Star-Spangled Banter

Live Theatre Workshop provides a stiff breeze for a limp Neil Simon comedy.

Live Theatre Workshop is doing a very nice job with a very bad play: Neil Simon's The Star Spangled Girl.

Watching actors Jeremy Thompson, Valerie Feingold and Cliff Madison fret and cavort through Simon's superficial romantic comedy, you can't help wishing they were featured in something worthier of their talents. But Simon sells, and has for 40 years; he's the most commercially successful playwright in Broadway history. At his best, he packs his plays with memorable, character-driven wisecracks that can sometimes even be subtle. Yet even in a genuinely enjoyable work like Barefoot in the Park, Simon too often lets his characterizations go lax as he strains for a zany climax.

The three figures in Star Spangled Girl barely qualify as characters; they're merely types, spewing generic, cheesy one-liners about as funny as Velveeta. It's as if Simon placed the proverbial hundred chimps in front of typewriters and pieced the results together, except that a chimp would get more laughs just by scratching its armpit.

This is the first of two plays in a series Live Theatre Workshop is calling "Summer of Simon." Unfortunately, that title hisses and hums like the name Son of Sam, the serial killer who terrorized Simon's beloved New York City mainly during the summer of 1977. Driven by the howls of a neighbor's dog, the killer--whose real name was David Berkowitz--went around shooting random women and couples. Neil Simon has been taking potshots at couples for decades, driven by the howls of audiences, not to mention the thud of moneybags tossed into his vault. Tasteless as it may be to compare a play to a murderer, the non-lethal Star Spangled Girl strangely resembles Berkowitz, a hyperactive dork with a moronic smile.

The play supposedly takes place in San Francisco in 1966, in the apartment of two guys--Andy and Norman--putting out a politically radical and commercially failing journal. But there's no real sense that this is really San Francisco or 1966. The political movements and cultural fads we associate with the '60s didn't fall into place until about 1964, but by 1966 San Francisco radicals had already evolved into a species quite distinct from the old New York intellectuals on whom Simon's characters are based. Not only are Andy and Norman not hip, they aren't even hep.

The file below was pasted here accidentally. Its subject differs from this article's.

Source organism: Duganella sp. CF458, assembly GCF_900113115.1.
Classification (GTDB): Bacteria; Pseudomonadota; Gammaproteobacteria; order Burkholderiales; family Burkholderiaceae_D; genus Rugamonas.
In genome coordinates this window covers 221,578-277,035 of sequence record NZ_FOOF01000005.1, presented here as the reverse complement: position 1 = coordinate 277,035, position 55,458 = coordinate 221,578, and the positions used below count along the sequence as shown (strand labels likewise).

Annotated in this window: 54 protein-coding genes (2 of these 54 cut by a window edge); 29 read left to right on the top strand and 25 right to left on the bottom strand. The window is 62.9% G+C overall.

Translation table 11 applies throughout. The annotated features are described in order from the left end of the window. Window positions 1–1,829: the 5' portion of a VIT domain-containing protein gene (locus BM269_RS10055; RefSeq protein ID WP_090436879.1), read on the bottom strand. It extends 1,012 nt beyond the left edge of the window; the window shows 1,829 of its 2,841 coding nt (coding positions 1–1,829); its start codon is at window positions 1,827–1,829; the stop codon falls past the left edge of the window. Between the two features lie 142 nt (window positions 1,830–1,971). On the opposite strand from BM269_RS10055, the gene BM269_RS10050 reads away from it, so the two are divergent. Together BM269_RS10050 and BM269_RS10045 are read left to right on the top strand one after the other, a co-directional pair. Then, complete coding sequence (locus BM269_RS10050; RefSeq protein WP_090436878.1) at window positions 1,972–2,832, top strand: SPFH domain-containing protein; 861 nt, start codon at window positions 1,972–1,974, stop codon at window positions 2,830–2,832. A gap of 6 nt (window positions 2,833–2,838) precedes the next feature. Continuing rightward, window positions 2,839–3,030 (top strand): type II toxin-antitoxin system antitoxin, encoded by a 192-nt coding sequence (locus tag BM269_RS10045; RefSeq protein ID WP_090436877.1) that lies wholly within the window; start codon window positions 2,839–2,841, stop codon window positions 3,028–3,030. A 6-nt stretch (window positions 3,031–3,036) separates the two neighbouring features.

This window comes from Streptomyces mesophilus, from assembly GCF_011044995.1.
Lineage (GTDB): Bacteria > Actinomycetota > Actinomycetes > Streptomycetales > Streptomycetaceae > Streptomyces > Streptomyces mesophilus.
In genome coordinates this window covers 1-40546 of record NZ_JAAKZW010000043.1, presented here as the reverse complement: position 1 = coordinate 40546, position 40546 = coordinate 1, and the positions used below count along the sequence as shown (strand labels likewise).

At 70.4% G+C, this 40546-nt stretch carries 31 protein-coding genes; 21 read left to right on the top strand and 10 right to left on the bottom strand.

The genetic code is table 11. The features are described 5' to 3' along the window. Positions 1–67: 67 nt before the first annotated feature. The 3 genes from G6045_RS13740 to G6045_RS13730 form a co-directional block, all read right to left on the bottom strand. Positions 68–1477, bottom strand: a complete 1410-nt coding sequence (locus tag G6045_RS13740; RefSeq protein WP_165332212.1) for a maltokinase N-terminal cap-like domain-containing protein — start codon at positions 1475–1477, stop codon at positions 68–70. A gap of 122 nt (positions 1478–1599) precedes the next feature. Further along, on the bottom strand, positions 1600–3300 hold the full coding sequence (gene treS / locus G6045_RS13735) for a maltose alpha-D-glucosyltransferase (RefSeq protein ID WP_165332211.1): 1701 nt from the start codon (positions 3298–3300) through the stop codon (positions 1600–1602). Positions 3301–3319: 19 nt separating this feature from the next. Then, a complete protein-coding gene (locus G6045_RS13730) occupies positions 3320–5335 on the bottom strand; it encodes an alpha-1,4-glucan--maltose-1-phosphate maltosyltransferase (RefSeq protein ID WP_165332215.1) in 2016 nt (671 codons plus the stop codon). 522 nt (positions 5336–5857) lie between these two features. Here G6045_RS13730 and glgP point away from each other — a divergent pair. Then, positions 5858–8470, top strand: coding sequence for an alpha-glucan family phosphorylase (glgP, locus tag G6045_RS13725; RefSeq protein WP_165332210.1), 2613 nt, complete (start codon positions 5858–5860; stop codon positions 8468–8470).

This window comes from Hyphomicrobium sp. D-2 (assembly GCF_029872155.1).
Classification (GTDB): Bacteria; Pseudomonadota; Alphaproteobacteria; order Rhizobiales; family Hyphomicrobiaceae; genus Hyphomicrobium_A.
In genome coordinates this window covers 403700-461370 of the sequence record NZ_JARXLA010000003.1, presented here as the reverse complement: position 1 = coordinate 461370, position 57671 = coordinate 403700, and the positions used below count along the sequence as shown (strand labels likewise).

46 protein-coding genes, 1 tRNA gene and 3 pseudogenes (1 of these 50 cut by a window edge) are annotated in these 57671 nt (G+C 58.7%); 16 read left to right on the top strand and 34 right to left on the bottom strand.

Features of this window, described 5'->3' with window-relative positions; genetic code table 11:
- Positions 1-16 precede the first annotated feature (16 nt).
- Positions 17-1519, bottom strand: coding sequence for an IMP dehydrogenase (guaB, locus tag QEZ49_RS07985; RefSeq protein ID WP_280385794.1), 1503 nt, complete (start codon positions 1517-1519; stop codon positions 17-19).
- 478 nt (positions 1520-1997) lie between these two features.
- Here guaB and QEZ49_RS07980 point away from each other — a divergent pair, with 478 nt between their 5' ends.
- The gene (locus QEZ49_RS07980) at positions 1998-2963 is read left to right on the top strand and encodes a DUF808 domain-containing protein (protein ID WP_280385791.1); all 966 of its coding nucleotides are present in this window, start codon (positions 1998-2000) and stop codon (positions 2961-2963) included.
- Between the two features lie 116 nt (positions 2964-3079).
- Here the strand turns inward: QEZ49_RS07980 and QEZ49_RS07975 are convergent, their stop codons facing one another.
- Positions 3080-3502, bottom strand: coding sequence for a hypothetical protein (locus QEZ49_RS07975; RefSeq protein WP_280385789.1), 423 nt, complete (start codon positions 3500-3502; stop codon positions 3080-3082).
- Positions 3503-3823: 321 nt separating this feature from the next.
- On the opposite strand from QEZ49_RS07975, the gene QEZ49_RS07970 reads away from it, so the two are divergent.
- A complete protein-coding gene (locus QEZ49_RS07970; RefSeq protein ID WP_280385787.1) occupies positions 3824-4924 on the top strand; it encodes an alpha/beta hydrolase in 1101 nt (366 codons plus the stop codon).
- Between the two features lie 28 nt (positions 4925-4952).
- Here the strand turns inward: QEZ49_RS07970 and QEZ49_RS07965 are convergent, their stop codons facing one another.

The play's one half-hearted point, that dissent is essential in a free society, is even more important now than it was 35 years ago. But Simon sidesteps any real political debates, unlike Norman Lear a few years later in All in the Family. Lear knew how to make his audience laugh and squirm at the same time, ridiculing the bigotry that Americans were struggling to overcome. Simon, in contrast, seems afraid either to ridicule or buy into any specific political ideas that could offend somebody, which would mean bad box office.

Into Andy and Norman's murky pond of platitudes splashes a new neighbor, a young but old-fashioned god-and-country Southerner named Sophie Rauschmeyer. Simon's lack of involvement in his characters couldn't be more obvious; why saddle a Southerner with this Brooklynite name?

Norman becomes grotesquely fixated on Sophie; Sophie rebuffs him, but becomes obsessed with Andy, even though she hates his politics. All Andy wants is to get the next issue of his magazine out, dodge creditors and keep the landlady at bay. The situation is pure Insta-Comedy: Just add watery wisecracks.

A few good lines do cast some stray sparks, but most of Simon's jokes are duds; they have no connection to the play's time or place or characters, and sound like rejects from earlier, better plays.

What a waste of good actors and director Dana Armstrong. In the first act, Jeremy Thompson's dry, low-key delivery as Andy contrasts nicely with Cliff Madison's Norman, a panting, lovesick loon whose childlike nature makes you forget that this guy is a budding stalker. Both characters' desperation mounts through the play's second half, when they must contend with Sophie's countrified high dudgeon. Valerie Feingold, in her Tucson swan song, is a wonderful Sophie; just watch the little fireworks display of emotion that bursts across her face after an unexpected kiss.

If Live Theatre Workshop must do Star Spangled Girl, at least the company is doing it well, and people who don't demand too much from Neil Simon should find this a pleasant summer diversion. After all, Simon has a large and forgiving audience; run this Star Spangled Girl up a flagpole, and lots of people are bound to salute.